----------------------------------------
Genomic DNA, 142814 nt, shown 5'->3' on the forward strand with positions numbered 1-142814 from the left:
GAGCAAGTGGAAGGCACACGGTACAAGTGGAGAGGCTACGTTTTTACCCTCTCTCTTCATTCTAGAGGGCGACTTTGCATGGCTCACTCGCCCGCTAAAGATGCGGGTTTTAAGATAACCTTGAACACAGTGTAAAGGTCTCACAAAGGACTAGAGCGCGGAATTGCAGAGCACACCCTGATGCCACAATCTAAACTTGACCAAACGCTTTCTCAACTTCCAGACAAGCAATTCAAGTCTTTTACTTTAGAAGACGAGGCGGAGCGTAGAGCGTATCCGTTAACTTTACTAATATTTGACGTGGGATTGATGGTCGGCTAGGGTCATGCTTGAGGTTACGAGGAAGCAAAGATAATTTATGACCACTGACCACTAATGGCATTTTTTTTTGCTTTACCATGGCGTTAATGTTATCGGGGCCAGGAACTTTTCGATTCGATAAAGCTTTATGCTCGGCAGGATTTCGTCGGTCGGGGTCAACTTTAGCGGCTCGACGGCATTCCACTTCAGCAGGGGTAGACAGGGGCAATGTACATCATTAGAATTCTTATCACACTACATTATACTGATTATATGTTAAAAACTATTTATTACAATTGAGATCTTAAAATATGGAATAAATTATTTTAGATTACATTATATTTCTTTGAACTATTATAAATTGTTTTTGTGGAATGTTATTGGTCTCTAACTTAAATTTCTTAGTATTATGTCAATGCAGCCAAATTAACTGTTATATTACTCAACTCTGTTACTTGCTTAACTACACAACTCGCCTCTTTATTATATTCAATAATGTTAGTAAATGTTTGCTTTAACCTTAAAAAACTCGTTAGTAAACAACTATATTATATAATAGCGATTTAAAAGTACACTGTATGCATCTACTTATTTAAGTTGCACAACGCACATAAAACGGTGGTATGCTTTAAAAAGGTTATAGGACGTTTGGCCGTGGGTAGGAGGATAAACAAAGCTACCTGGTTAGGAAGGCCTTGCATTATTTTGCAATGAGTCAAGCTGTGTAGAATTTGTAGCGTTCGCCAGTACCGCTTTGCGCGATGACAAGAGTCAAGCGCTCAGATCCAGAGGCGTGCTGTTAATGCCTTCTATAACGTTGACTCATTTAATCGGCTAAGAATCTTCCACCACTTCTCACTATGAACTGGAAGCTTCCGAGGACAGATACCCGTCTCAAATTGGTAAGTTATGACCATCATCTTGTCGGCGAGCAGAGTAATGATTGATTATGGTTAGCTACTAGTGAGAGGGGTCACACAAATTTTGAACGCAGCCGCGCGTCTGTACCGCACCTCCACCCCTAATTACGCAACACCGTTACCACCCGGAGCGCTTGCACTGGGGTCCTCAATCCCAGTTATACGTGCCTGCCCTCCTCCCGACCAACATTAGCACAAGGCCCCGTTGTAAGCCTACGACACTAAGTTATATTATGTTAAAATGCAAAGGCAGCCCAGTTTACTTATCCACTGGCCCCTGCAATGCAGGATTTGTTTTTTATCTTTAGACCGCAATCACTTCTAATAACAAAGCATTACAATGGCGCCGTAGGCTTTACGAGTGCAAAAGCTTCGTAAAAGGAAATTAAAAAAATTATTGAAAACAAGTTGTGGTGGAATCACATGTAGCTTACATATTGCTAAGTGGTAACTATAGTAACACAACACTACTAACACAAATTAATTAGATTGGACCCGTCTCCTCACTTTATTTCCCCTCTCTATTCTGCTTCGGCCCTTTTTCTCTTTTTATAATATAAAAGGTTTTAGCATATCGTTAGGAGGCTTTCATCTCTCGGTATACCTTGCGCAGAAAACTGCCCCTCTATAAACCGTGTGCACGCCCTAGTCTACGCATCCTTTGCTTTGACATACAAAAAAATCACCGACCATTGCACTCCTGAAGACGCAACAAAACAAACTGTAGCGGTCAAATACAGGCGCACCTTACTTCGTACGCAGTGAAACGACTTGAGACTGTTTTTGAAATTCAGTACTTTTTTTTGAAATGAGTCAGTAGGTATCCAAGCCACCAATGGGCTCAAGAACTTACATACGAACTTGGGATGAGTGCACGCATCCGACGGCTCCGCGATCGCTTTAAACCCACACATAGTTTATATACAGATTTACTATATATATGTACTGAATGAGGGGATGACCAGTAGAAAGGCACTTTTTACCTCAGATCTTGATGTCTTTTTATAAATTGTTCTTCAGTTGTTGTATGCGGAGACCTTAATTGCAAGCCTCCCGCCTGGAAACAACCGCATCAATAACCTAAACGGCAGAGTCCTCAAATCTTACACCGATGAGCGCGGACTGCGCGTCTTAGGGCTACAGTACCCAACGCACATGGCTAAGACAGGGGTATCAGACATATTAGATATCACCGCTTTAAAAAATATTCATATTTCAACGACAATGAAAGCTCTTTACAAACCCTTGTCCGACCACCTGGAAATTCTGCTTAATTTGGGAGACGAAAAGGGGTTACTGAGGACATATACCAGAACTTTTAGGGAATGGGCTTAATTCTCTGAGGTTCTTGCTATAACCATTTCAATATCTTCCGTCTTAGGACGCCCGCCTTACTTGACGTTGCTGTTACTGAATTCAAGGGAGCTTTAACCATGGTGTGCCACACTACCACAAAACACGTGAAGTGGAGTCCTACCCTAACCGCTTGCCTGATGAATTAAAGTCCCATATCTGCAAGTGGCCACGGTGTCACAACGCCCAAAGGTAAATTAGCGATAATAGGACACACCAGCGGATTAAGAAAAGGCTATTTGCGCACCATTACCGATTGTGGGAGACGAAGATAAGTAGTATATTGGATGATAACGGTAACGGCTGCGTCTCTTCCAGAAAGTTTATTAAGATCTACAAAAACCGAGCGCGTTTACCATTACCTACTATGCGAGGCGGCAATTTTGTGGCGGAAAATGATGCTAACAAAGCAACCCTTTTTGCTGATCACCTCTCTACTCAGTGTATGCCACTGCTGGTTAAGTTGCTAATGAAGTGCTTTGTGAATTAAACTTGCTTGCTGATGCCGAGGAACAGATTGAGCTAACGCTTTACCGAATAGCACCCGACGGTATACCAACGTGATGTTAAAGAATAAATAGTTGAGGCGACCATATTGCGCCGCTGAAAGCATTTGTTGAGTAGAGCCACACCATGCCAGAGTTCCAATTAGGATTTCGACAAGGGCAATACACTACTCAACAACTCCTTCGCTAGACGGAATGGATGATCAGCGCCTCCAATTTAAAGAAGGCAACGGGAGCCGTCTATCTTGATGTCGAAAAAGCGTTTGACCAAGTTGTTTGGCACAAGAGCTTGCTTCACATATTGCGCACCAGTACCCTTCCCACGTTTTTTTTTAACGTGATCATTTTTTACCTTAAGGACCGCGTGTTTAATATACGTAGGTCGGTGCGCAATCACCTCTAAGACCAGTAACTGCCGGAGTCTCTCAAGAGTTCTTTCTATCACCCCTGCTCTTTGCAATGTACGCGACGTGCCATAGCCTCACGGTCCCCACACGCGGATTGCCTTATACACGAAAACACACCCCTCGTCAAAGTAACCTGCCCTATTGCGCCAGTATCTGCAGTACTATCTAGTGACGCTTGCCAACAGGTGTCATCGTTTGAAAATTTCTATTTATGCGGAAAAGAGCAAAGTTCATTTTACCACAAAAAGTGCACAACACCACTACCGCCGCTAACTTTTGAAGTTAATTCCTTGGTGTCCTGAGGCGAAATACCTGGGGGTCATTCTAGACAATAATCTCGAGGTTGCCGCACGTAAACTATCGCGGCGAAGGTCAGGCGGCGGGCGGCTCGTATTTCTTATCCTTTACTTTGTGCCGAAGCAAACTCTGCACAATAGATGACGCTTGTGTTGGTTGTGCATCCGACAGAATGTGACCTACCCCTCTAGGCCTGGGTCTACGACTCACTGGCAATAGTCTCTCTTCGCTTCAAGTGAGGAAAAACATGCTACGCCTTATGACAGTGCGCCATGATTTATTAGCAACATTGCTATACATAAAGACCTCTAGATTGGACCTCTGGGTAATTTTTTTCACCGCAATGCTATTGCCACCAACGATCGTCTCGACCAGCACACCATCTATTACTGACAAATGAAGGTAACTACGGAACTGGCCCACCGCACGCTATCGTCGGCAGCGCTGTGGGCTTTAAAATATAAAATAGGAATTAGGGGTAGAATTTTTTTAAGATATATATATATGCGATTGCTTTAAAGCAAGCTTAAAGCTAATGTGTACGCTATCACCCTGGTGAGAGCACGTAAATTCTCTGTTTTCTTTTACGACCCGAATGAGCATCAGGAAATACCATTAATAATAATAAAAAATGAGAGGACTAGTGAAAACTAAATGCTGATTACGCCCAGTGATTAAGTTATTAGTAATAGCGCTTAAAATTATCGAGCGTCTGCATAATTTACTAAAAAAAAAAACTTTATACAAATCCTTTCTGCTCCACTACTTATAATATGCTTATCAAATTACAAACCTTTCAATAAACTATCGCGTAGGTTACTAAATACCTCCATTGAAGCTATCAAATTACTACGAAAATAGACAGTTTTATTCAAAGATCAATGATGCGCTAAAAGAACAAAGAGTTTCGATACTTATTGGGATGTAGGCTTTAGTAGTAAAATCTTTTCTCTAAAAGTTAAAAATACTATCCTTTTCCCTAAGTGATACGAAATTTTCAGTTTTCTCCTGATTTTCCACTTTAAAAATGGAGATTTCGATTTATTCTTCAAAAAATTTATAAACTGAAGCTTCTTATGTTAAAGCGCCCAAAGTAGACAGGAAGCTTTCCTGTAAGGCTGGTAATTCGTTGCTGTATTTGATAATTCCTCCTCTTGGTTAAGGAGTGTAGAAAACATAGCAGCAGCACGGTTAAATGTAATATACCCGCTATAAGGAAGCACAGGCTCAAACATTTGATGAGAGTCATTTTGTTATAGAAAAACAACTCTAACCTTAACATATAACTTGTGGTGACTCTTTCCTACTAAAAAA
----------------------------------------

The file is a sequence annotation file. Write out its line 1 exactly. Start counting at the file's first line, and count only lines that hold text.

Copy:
Genomic DNA, 142814 nt, shown 5'->3' on the forward strand with positions numbered 1-142814 from the left: